For kids, psychological abuse may leave the deepest scars

For kids, psychological abuse may leave the deepest scars

(Reuters Health) – Psychological cruelty to children from parents or caregivers can cause as much – or even more – emotional damage than physical and sexual abuse, according to a new U.S. study.

The diagnosis is being overlooked and undertreated compared to physical forms of abuse, researchers say.

“When you look at symptom severity, there was no difference between the three forms of maltreatment,” said Joseph Spinazzola, lead author of the study.

Psychological trauma is different from “dysfunctional parenting,” where moms or dads periodically lose their tempers.

“It’s sort of living in this situation where they’re not receiving any kind of love or warmth and instead they’re receiving either hostility, threats or impossible demands, almost as if they are an enemy or monster, a pathetic unlovable creature . . . .,” said Spinazzola, executive director of The Trauma Center at Justice Resource Institute in Brookline, Massachusetts.

The study used the National Child Traumatic Stress Network Core Data set to analyze the cases of 5,616 youth with histories of psychological, physical or sexual abuse.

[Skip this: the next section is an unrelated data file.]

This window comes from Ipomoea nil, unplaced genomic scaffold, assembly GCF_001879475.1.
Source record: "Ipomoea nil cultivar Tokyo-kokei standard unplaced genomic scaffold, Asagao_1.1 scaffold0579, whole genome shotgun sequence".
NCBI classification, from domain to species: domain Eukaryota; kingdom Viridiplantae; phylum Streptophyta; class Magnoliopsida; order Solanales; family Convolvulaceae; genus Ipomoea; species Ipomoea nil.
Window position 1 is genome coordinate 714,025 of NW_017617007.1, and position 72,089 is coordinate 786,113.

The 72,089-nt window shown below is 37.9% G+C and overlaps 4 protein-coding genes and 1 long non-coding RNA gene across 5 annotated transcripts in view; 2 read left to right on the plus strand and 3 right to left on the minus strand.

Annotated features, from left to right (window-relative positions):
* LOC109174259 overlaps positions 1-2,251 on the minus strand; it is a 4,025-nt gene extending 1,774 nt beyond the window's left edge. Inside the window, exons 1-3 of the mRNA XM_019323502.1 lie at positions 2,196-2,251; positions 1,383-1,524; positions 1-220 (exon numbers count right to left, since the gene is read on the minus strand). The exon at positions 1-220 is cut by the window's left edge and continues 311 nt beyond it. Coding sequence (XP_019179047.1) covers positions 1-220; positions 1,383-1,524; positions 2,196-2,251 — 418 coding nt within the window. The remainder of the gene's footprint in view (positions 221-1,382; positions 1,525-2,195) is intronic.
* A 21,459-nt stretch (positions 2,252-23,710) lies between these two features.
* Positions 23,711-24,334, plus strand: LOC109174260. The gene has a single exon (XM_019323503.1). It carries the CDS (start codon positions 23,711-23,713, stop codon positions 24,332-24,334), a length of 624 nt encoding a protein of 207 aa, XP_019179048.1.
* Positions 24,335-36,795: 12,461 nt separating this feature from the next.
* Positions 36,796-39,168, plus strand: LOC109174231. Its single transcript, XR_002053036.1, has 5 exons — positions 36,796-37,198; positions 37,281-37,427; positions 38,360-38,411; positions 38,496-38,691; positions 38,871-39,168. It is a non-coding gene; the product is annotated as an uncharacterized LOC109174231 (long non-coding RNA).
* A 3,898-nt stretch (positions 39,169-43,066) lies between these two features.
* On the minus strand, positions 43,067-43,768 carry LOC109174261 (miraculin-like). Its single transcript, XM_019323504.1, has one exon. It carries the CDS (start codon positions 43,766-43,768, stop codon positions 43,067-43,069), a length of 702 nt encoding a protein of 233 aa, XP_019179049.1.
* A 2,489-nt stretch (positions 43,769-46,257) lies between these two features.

The children were ages 2 to 10 at the start of the data collection, which took place from 2004 to 2010. Forty-two percent were boys and 62 percent had a history of psychological abuse.

The children and their parents or caregivers were interviewed by clinicians and also answered questions about behavioral issues and trauma on questionnaires.

All three groups of children had scores in the same general range for so-called “internalizing problems,” like social withdrawal, sadness, loneliness, difficulty concentrating or sleeping, and symptoms like headaches or stomachaches.

But children who had been psychologically abused were more likely to have negative outcomes over the long-term than victims of physical or sexual abuse.

They were 92 percent more likely to have trouble with substance abuse, 78 percent more likely to be depressed, 80 percent more likely to experience separation anxiety disorder and 92 percent more likely to be anxious, according to a paper scheduled for an upcoming issue of the journal Psychological Trauma: Theory, Research, Practice, and Policy.

Compared to children who had been sexually abused, the psychological abuse group was also
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For kids, psychological abuse may leave the deepest scars – Reuters


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